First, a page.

By Eloisa Lewis
Oct 6, 2014
You’ve heard of Ello, but have you heard of Diaspora*?
There’s been a hell of a hullaballoo this last week about the newly public social media platform, Ello. If you’re not too familiar with the rumblings surrounding it, people are fairly taken with the network because it claims to be a more respectable place to conduct your online social affairs than Facebook.
"We see Facebook as an advertising platform not a social network." - Ello creator Paul Budnitz
While this may be fair (because Facebook is saturated in its own serious and legitimate shortcomings), is Ello really worth supporting instead? When I first heard about Ello, I was admittedly quite excited. However, as I familiarized myself with the platform I became less and less interested — deciding to not sign up for the time being. My first impression was: this seems kitschy. Minimalism is quite popular in the design world, and can be done beautifully, but the website’s interface felt barren and fad-like to me. It looked like the majority of developing effort was spent on aesthetic, with meaningful substance and a robust backend left neglected. At any rate, Ello is certainly trying to look attractive and it's, reportedly, working. They've got a booming new user base and people on social media buzzing about them. But I (as well as Forbes, Bloomberg, etc) wondered how the company would make money for investors. I started searching about it, and that's how I stumbled upon this article, posted by Robert Frittmann on Twitter.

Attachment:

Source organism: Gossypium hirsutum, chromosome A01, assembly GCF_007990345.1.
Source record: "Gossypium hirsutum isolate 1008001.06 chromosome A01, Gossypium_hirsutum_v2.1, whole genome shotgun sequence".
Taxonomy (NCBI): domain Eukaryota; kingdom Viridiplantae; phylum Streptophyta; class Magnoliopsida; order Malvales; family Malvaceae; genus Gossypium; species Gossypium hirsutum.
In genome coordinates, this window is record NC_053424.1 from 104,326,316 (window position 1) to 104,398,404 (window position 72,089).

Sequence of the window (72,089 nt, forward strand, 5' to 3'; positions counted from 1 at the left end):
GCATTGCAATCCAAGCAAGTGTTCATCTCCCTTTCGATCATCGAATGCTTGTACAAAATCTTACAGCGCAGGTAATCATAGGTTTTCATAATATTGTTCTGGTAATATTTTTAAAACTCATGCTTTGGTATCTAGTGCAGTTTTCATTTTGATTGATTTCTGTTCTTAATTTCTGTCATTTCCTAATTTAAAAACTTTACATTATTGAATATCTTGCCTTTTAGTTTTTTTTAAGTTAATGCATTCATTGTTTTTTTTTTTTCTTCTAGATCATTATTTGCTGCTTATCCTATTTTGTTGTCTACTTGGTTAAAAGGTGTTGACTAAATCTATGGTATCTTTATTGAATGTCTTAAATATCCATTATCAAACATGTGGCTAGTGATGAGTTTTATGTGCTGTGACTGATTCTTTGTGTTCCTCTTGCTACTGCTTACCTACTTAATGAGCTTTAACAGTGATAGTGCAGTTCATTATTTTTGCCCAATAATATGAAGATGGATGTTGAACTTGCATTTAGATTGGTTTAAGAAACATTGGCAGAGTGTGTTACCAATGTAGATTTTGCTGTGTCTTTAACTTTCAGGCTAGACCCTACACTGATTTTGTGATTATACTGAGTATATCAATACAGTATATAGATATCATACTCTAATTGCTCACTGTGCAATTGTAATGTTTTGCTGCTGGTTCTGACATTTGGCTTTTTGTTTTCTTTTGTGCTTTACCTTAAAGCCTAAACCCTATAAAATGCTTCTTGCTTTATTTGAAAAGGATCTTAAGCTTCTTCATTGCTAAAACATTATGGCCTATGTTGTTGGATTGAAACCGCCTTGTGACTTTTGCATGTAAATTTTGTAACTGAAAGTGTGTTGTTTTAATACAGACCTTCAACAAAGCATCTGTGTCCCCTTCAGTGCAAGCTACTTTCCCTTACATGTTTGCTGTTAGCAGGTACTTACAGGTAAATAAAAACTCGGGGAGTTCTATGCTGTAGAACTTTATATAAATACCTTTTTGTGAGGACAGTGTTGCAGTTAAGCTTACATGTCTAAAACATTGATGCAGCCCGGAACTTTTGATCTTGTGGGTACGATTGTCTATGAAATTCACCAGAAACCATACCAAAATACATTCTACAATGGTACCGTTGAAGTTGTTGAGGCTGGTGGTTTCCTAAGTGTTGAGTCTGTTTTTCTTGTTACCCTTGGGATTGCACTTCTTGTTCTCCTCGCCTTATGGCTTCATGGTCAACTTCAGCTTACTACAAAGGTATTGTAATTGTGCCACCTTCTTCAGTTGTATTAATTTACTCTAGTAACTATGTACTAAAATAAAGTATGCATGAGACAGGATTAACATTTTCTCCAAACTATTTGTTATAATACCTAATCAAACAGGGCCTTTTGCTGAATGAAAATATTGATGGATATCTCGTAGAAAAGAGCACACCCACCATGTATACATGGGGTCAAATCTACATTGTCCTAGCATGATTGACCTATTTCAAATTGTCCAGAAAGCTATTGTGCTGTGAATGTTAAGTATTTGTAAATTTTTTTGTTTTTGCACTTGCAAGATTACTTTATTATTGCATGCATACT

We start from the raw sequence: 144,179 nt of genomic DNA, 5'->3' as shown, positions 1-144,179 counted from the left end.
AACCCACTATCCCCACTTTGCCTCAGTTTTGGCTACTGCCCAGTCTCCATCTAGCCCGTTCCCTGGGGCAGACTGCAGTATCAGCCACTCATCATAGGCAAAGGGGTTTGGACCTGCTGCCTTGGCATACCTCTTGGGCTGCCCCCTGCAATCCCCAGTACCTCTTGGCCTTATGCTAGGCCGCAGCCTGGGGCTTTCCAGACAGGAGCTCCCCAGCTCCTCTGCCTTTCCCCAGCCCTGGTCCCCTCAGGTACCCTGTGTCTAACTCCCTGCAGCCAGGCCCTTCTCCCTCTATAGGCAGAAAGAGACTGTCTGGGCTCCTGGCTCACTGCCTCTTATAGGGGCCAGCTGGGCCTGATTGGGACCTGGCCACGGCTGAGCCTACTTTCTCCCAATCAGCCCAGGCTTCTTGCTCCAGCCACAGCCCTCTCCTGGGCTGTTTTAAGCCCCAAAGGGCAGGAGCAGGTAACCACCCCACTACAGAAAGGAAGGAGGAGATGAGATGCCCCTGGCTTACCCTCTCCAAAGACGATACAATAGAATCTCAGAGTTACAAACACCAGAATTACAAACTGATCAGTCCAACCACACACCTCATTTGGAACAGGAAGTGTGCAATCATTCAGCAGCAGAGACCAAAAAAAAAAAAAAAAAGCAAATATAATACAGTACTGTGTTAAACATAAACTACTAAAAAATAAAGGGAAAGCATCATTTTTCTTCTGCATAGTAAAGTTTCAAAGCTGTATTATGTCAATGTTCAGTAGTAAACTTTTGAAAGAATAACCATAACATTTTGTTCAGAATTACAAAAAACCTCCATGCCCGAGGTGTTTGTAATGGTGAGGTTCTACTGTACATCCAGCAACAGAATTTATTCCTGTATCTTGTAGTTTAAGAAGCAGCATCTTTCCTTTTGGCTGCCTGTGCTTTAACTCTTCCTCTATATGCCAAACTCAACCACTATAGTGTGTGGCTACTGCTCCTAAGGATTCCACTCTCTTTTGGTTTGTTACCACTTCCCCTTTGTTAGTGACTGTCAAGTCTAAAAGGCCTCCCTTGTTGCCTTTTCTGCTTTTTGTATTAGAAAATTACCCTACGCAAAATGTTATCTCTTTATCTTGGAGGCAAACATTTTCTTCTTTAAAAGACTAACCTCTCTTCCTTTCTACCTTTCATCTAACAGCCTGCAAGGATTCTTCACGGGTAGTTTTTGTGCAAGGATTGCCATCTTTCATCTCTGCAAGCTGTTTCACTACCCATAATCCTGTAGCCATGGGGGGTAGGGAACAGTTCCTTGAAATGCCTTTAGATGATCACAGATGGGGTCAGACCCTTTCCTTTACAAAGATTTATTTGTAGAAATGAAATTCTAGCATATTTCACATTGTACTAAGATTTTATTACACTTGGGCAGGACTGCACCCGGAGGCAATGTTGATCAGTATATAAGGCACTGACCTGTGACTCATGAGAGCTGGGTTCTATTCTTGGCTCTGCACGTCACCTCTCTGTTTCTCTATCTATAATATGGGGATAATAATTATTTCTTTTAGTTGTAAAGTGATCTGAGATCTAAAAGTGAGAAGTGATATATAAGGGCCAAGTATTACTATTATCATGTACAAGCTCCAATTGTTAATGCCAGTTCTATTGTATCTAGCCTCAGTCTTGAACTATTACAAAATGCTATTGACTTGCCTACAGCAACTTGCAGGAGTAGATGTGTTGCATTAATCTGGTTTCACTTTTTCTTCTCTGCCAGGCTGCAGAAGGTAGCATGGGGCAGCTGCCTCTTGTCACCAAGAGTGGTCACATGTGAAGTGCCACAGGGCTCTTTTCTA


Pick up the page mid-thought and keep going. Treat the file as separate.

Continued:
The author makes their case for why Ello isn’t the solution to Facebook, it’s just another problem:
Remember, Facebook used to be ad-free, somewhat closed, had no data mining, and didn’t force you to sign up with your real name. Then they decided they had to make money, and their only resource was a captive user base.”
Ello explains that it plans to profit (after their beta phase) by charging users for special features, like being able to host multiple profiles by a single account. This is feasable, but the effectiveness of this playing out remains to be seen. Ello will take time to grow into full fruition and I'm more interested in keeping my eye on it than participating.
Patrick Howell O’Neill was one of the people I found speaking out against Ello, while simultaneously advocating for a social network called Diaspora*; here's his article supporting these views on The Daily Dot. I kept seeing the name "Diaspora*" pop up, so I decided to investigate.
Diaspora* is a decentralized social media platform. In their own words, this means: "Instead of everyone’s data being contained on huge central servers owned by a large organization, local servers (“pods”) can be set up anywhere in the world.”
Pretty cool shit; so far so good. (I wondered why I hadn't heard much about them before.) I proceeded to read most of the content on their main page and a little on their wiki, then decided to create an account.
Diaspora* offers up so much support and explanation on their website that I was a little worried it would be annoyingly complicated to get started, but the interface turned out to be remarkably simple and easy. The platform feels like a combination of FB, Twitter, and Tumblr — in a user friendly, 'interest-driven' way. It doesn't feel overcrowded, the design is functional (not nauseatingly try-too-hard), and there seems to be a reasonable amount of customizability. You can even link up your Facebook and Twitter accounts, to manage and post between them on Diaspora*, if it please you.
I’m brand new to the network, still exploring and figuring it out as I go, but I’m glad to be in. I think the actual application of Diaspora*'s values is much more tangible and realized than Ello's; so, if you’re itching for something other than Facebook (because you're about privacy, open source, ad-free space, and decentralization), you may want to consider giving Diaspora* a go.
/ Eloisa Lewis